Knowledge-Based Authentication, or KBA, is an essential component of a multi-layer security strategy within eSign that ensures tax firms can both protect and serve their clients.
With the rise of modern technology, more businesses than ever are working with clients online instead of face to face. Tax accountants are not alone in their desire to offer their clients a few different options when it comes to how they access services online or even sign documents digitally.
Canopy offers eSign, a signature verification process that meets the rigorous standards of the IRS. But what is it about Canopy’s eSign that makes it so powerful? Knowledge-Based Authentication, or KBA, is an essential component of a multi-layer security strategy within eSign that ensures tax firms have the ability to both protect and serve their clients.
Embracing technology is important for tax accountants, and there’s always security and privacy to think of. Knowledge-Based Authentication, or KBA, helps businesses prove a client’s identity before granting them access to certain digital services.
Most people have encountered KBA at some point in their online interactions, usually when setting up an account. During the process, they must answer certain personal questions. These questions may be supplied by the user when setting up an account, or they may be generated from certain institutional information about the client.
It is commonly used for bank accounts, bill payments, credit card accounts, and more. This high-tech method of authentication brings peace of mind to both businesses and their clients, so they can work together in digital spaces.
With KBA, information is heavily encrypted until the user identifies themselves by providing information that is private and exclusive to them. After a person’s identity has been confirmed, they have access to the service, documents or information. This type of authentication is growing more sophisticated each year to prevent information from falling into the wrong hands. The benefits of KBA are impressive and it is considered one of the best types of identity authentication available, because the process is quite secure. These two types of KBA are known as static KBA and dynamic KBA.
Static KBA is the method that allows the client to select certain security questions during the setup of the account that they supply the answers to. Most people have experienced this with question choices such as “What is your mother’s maiden name,” or “What was your high school mascot?” Users usually have to answer up to three of these questions to prove their identity and move forward toward full access. Static KBA is just one method that maximizes security and increases the confidence of both the company and the user.
Dynamic KBA presents unique questions for the user to answer generated from data sources in real time. These questions go beyond the information that may be found online and dig deeper into the user’s experience. Proper questions should not be easy for a stranger to guess but not so difficult for the intended user to remember.
Examples of the types of questions that may be presented are “What date was your last bank deposit,” or “What model of car was registered in your name in California in 2012?” Usually, this method includes a time feature that requires an answer within a set period. Failing to answer the question in the time frame is treated as a wrong answer and access is denied. The dynamic KBA is a multilayered approach that requires maximum security.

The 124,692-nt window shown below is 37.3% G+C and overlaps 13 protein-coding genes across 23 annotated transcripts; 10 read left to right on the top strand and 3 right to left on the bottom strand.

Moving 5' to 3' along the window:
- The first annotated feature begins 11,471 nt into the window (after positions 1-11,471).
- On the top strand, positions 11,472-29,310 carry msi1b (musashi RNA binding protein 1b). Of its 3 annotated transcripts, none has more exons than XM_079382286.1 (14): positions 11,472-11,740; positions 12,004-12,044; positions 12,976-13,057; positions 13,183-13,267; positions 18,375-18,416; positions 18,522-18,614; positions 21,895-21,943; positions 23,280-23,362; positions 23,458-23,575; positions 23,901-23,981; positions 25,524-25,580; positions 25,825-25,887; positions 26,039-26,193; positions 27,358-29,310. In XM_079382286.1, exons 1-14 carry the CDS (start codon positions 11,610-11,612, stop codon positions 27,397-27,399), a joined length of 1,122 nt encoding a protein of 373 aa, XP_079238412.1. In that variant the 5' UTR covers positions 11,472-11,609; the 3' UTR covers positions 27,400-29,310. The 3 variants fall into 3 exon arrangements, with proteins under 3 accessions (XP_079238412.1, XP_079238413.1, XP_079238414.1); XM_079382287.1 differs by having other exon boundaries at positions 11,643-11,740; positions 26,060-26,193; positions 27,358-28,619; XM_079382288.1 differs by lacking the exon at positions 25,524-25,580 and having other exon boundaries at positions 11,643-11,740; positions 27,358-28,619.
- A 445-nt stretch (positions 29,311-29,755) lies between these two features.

There are so many ways that KBA helps tax accountants. In order to handle the volume of paper that comes with serving accounting clients, tax professionals often turn to online communication and even conduct business with clients without being face to face. Instead of risking their client’s personal financial information, tax firms can turn to KBA for high-security digital interactions.
KBA can also extend into monitoring and tracking interactions with tax firms and their clients. Not only does KBA authenticate the user’s identity, but it can track the history of any signature processes needed for tax documents. Because of the high levels of fraud that takes place with income taxes, accurate identification verification of signatures is a critical part of good business management and protecting clients.
Tax professionals can’t use just any KBA system, as there are certain conditions required by government entities when it comes to certain tax forms. Proper KBA is especially critical because in 2014 the IRS released a strict set of standards that would allow electronic signatures, or e-signatures, to be used on income tax forms 8878 and 8879. Part of the high standards set forth by the IRS includes extremely strict KBA methods. The signature process also needs to capture certain details that include IP addresses, timestamps, and client logins.
Canopy now offers eSign, our premiere, IRS-compliant e-signature option that uses KBA, which meets the government’s strictest standards. With great technological advancements, and the ability for tax accountants to conduct business online with their clients, they need that vital information to remain secure. Because of the possibilities for false identification, fraud, and hacking, eSign takes the worry out of the equation.
Learn more about Canopy's eSign with KBA here.